CrimsonLuna | The Trail of Painted Ponies | Series 18
The Trail of Painted Ponies
Series Eighteen ~ Released Winter 2011
Another solid herd without a stinker this time. This herd is unique in that it has four talented artists in one group, which frankly is getting to be a
rarity from the TOPP. Also, it marks the return of the talented Joani Jiannine, the artist of the much loved Sacred Reflections of Time in herd number ten.
We also have four different molds used in this herd and in both resin and ceramic. The diversity of this grouping is nicely done with a patriotic western
pony, a couple of beautiful Native American offerings and a whimsical musician. I would like to note that with herd eighteen the difference in the sizes of
the running mold between Westland and Enesco's manufacturing is very pronounced. This is not a flaw, it is simply an adjustment back to the original size
of this particular mold.
- All of these figurines will have a brass name plate on the front of the base.
- All ponies will have the artist's name stamped on the base. The Trail's designation is Inc.
- All of these ponies will have their edition numbers as well as "Handcrafted in China" stamped on their base.
- The Enesco logo is stamped on as well.
- The copyright date is 2010. Yes, I verified and this is correct.
- These ponies will all come in a crimson box with a picture of the pony on the front and a write-up by the Trail on the back.
- None of these ponies have been made into life size models.
- All of these ponies are still in production.
Stars and Stirrups
Still in Production
This pony is just plain retro cool. The base color of the piece is a light palomino with a creamy white mane and tail. All details are in raised resin
unless otherwise noted. The American flag is draped like a blanket with the field of stars covering the rump and midsection and the red and white stars
extending down the legs and over the withers. The ends of the flag are tattered and detailed with the silhouettes of cowboys twirling ropes and herding
cattle. The saddle on this pony is an absolute work of art. It's old that's for sure, in an aged brown leather with plain steel rigging with both a webbed
and a leather girth. The old style eagle bill taps have small conchos and steel colored stirrups. The pommel is high and tight with a rawhide lariat tied
to it. A light colored bedroll and black slicker are tucked behind the cantle. An aged leather scabbard holding a Winchester rifle is slung under the
fender on the off side of the model. A hand stitched canteen bladder rests above the rifle. The bridle is again the aged leather with tiny silver conchos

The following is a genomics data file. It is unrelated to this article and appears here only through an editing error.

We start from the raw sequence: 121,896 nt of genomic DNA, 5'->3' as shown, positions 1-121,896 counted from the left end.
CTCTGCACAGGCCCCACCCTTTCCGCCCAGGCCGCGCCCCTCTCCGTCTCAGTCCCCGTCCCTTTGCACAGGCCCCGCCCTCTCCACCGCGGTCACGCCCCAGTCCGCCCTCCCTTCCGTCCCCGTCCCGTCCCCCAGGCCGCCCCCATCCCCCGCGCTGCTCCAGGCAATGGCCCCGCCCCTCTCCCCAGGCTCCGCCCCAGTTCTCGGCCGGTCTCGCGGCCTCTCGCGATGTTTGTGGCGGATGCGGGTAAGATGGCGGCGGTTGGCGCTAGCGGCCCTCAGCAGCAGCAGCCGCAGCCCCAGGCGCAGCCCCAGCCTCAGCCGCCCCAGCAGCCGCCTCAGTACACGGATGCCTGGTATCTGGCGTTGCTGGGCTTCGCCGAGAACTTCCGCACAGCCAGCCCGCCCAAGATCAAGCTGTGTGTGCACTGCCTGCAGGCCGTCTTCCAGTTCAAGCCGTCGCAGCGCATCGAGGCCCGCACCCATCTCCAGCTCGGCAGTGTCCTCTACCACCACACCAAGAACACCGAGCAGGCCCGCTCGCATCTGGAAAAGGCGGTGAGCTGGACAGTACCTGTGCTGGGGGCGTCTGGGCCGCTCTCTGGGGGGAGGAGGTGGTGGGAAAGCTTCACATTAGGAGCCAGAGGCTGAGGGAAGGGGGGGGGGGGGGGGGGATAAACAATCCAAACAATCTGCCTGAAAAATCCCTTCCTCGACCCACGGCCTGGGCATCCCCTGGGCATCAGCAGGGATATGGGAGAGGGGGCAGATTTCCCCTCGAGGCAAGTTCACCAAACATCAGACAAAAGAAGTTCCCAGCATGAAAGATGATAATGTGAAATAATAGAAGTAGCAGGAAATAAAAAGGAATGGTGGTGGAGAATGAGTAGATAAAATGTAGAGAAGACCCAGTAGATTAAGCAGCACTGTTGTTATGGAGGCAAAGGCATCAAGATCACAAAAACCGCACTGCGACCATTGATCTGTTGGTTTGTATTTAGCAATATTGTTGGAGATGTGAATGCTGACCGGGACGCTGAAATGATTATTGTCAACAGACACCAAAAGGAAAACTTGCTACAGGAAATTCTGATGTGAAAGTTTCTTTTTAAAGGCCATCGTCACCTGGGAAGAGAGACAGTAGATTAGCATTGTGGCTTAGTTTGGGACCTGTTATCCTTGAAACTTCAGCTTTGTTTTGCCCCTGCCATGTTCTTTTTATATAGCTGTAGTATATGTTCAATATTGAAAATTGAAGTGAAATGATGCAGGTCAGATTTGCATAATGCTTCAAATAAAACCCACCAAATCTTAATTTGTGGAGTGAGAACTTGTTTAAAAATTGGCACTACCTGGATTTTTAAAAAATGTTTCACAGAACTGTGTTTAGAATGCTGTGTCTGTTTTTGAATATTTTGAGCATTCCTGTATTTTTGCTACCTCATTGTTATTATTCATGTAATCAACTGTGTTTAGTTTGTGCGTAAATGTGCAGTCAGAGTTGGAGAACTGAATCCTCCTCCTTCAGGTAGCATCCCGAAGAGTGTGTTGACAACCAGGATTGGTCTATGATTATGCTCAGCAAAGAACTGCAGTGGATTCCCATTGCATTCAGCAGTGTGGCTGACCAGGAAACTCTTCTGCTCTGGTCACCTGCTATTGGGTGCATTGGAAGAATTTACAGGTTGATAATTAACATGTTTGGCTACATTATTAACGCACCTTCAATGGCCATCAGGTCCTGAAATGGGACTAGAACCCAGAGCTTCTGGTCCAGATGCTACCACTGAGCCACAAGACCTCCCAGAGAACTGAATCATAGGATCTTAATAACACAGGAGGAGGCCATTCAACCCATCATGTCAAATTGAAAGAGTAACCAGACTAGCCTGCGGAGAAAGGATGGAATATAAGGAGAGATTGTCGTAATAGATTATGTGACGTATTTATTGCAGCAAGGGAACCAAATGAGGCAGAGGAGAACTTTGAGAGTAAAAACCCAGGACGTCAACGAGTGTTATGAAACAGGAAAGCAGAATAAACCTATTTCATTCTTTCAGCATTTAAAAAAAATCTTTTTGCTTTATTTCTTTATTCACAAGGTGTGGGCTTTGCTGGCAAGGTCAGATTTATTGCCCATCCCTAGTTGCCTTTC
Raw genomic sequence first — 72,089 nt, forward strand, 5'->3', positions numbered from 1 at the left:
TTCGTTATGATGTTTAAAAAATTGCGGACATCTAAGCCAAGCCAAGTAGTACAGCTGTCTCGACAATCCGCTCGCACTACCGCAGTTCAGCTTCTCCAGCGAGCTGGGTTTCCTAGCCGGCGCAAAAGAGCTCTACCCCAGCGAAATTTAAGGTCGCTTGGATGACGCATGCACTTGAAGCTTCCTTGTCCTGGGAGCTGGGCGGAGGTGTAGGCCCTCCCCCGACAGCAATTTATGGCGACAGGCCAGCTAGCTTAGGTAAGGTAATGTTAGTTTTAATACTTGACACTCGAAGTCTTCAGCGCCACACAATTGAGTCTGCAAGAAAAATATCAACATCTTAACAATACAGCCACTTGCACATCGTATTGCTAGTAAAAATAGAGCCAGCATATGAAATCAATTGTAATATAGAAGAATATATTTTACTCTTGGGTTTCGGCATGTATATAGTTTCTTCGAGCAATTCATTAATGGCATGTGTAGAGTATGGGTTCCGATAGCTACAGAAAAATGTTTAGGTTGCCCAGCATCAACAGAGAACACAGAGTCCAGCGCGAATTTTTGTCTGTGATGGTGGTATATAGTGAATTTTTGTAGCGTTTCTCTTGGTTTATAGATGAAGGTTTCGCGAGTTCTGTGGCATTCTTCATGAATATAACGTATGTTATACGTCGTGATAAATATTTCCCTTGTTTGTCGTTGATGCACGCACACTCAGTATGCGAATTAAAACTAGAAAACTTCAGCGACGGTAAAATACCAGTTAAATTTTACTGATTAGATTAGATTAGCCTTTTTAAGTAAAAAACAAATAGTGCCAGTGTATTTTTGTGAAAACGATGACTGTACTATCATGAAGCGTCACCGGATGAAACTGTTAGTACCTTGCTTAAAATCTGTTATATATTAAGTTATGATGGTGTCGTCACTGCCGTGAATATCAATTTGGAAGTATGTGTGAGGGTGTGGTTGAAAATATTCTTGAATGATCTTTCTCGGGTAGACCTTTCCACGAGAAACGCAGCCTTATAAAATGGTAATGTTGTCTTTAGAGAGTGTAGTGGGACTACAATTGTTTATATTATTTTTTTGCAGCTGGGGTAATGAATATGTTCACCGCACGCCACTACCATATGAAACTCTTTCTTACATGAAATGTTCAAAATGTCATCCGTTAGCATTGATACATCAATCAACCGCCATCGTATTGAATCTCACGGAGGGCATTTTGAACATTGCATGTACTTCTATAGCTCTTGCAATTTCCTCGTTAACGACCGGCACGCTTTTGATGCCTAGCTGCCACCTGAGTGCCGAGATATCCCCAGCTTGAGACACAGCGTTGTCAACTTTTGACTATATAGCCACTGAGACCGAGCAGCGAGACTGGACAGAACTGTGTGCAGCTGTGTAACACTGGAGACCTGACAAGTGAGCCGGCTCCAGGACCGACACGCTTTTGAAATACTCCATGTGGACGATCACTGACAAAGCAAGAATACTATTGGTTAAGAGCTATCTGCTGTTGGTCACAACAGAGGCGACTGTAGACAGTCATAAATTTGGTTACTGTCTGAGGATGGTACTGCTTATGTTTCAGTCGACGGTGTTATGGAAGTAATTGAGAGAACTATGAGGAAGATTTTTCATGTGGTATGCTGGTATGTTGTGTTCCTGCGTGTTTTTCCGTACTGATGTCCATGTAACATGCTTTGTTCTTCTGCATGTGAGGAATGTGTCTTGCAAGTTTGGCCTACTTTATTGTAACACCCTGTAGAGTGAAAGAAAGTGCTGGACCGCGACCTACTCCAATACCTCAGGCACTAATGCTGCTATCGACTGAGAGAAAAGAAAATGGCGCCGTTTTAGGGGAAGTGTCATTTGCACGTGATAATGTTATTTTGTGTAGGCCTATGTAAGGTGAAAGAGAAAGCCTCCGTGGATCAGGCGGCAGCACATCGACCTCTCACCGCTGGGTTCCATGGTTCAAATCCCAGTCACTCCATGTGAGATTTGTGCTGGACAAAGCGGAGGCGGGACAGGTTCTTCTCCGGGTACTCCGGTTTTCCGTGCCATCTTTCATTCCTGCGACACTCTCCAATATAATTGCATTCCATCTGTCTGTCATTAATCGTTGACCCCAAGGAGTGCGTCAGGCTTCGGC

across the headstall. There is no chin strap. The cheek straps have small conchos as well that end in larger bit rings at the mouth. The single loop
rein is made of a strip of leather. The pony has a broad white blaze on the face and the eyes are dark brown and do not appear to be bicolor. The base is
solid black with the brass nameplate in front. Stars and Stirrups presents with no problems. Displays best under direct lighting.
Prance to the Music
Still in production
It must be noted on this pony that the size difference I mentioned is very pronounced. And yes, it does give this pony the appearance of being "clunky"
as one long time collector described it. Having said that, Prance is still a beautiful ceramic piece in the cantering mold. The base color of the pony
is glossy black with a dark gold mane, tail and forelock. The legs sport four white socks and four golden hooves. The dominant side features a lovely four
stringed cello with wonderfully detailed fine tuners and curling F holes. The fingerboard extends up the neck of the pony with the raised scroll resting
behind the ears. The cello rests on a white piece of sheet music that flows along the body of the model. The musical notes are, of course, black. The
musical notes scattered off the sheet music are in gold. The back side of the piece has another white sheet of music with the black notes flowing along
the body. Imposed over the sheet is a golden three valve trumpet. On the withers is a gold saxophone with the bell at the top of the shoulder and the
bow extending all the way down to the top of the front leg. The keys are wonderfully detailed on the body of the sax. The neck follows the arching curve of
the pony's neck with the mouthpiece nearly touching the cheek. Golden musical notes are again scattered along the legs and chest. The face is not done well
at all. A messy blotch of white between the eyes is perhaps supposed to be a star but misses. Then the eyes...oh my. They are just awful. They are
situated on the front of the face, not the sides as they should be and then they are placed too low. What were they thinking? At least they are nicely
shaped and detailed, just in the wrong place. Good grief. We all know Maria Ryan did NOT paint the face of this pony like this. The base is absolutely
delightful. It's a piano keyboard! The keys are placed to the front of the base and extend over the side to give them depth. A gold strip down the middle
marks the bend of the piano leading the eye to give the piece a bit of a third dimension. An elaborate scrolled music rack holds an open book of music that
rests along the back of the base. Of course since this is a ceramic piece none of the depictions are raised though the keyboard has a definite texture to
it. The brass nameplate is in place along the front of the base. Prance presents with no problems that I'm aware of. Display under muted light.
Legend of the Plains